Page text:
• voting by means of electronic communication („postal vote“);
  • participation of members of the supervisory board by means of video and audio transmission; and authorisation of video and audio transmissions of the meeting.

Virtual general meeting. The legislator goes a big step further by enabling a virtual general meeting. With the approval of the supervisory board, the management board can order the holding of a virtual general meeting if four conditions are met:

  1. There must be video and audio transmission of the entire meeting, i.e. including the general debate and voting. A technically undisturbed transmission and the possibility of reception by each shareholder is, however, not required.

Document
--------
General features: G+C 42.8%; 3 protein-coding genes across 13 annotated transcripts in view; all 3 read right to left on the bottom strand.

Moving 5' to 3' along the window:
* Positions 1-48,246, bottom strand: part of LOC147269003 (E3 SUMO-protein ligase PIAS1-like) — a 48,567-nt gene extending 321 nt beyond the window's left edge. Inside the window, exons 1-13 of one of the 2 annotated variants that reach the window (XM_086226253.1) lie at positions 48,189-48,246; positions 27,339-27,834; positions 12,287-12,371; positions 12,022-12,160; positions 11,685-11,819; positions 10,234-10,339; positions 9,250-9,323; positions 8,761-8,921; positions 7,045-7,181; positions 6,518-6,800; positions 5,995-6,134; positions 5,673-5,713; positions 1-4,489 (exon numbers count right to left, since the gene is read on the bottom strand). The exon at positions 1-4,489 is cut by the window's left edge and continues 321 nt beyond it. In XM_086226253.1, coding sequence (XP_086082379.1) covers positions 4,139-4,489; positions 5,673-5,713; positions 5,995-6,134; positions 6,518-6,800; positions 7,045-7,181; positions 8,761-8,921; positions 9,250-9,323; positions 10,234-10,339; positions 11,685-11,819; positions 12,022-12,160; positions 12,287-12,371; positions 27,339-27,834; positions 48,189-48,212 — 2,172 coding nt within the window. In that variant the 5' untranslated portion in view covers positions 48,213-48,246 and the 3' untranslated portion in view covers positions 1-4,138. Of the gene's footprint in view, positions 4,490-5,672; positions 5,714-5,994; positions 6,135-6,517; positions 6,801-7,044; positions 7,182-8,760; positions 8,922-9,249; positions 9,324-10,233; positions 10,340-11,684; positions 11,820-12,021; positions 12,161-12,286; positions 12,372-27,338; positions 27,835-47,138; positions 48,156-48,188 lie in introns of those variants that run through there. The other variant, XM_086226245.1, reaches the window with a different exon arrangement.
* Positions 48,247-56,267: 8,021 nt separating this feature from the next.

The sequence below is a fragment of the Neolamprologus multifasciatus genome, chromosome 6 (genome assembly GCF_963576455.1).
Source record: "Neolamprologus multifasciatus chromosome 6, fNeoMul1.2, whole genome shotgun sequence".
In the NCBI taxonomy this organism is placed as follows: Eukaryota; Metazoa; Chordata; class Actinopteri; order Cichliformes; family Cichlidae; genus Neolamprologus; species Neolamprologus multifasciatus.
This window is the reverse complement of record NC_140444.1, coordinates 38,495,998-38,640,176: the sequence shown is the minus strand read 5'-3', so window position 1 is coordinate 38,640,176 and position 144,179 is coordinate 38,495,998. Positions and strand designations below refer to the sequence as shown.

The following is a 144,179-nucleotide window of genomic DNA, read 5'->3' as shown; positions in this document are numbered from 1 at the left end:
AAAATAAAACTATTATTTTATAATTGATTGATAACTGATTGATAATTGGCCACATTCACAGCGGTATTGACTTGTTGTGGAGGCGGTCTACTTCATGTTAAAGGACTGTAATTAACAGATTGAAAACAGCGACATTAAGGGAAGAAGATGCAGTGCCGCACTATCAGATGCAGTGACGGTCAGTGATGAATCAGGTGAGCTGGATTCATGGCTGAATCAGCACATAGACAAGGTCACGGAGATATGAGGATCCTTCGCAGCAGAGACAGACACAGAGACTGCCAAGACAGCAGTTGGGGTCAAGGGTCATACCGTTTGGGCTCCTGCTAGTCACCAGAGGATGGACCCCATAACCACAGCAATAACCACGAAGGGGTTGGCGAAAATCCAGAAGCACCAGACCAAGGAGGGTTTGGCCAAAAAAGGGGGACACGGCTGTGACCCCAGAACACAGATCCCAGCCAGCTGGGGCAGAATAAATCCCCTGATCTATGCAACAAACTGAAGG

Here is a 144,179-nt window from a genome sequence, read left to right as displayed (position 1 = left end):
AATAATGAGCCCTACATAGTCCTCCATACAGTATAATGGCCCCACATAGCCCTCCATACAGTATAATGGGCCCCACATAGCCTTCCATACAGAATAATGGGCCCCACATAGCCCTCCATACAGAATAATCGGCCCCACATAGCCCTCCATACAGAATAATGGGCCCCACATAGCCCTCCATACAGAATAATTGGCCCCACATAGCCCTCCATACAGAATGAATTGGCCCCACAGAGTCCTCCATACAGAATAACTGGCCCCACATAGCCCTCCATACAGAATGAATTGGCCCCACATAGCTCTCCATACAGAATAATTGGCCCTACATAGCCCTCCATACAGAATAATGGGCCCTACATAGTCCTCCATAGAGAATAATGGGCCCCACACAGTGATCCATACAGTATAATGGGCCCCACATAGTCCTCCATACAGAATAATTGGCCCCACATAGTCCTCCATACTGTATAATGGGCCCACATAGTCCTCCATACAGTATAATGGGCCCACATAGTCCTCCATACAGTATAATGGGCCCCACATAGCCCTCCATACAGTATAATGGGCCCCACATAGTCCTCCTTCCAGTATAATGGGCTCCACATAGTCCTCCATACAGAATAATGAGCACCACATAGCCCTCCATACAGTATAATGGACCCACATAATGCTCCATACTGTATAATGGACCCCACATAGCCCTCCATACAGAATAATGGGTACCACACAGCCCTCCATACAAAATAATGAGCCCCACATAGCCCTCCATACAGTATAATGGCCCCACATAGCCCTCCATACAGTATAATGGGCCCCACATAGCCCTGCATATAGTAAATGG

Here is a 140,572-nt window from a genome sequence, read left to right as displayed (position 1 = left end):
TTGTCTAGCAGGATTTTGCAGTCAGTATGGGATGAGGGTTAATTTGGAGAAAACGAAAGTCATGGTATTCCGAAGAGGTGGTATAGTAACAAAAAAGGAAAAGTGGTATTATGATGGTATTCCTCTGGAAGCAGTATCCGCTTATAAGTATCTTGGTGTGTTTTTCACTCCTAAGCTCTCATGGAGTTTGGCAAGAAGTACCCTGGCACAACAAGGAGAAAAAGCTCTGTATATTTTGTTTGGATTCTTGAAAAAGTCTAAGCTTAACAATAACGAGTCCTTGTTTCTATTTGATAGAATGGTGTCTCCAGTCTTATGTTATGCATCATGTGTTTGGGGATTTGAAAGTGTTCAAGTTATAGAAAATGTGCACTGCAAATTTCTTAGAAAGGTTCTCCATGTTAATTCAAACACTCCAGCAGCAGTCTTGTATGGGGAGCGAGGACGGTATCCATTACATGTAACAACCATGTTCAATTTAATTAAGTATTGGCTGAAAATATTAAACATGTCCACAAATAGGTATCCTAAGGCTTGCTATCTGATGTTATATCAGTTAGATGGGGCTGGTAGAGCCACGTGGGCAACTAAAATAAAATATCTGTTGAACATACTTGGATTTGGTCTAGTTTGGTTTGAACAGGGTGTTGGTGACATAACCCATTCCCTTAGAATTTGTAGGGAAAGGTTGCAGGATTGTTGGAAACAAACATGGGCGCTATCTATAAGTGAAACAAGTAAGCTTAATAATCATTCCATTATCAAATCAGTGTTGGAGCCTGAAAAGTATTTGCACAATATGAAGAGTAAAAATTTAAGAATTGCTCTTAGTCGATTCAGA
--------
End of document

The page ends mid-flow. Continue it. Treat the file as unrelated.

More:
2. Shareholders must be able to exercise their voting rights by means of electronic communication (electronic participation and/or postal vote) as well as by issuing a proxy. If the company does not enable electronic participation, shareholders are not entitled to submit motions in the general meeting. They will then be unable to submit motions of fact or procedure.
  3. Shareholders must be able to ask questions electronically. A right to information will not be associated with this. Rather, the management board will decide on the admission and the answering of questions asked electronically – in deviation from section 131 AktG – in its best judgement and at its discretion. The management board may therefore select certain questions in the interests of shareholders, whereby it may also give preference to questions from shareholders‘ associations and institutional investors with significant voting interests. In addition, it is explicitly made possible to provide a summary answer. To ensure practicability, the management board may also decide that questions must be sent electronically to a designated e-mail address at least two days prior to the meeting.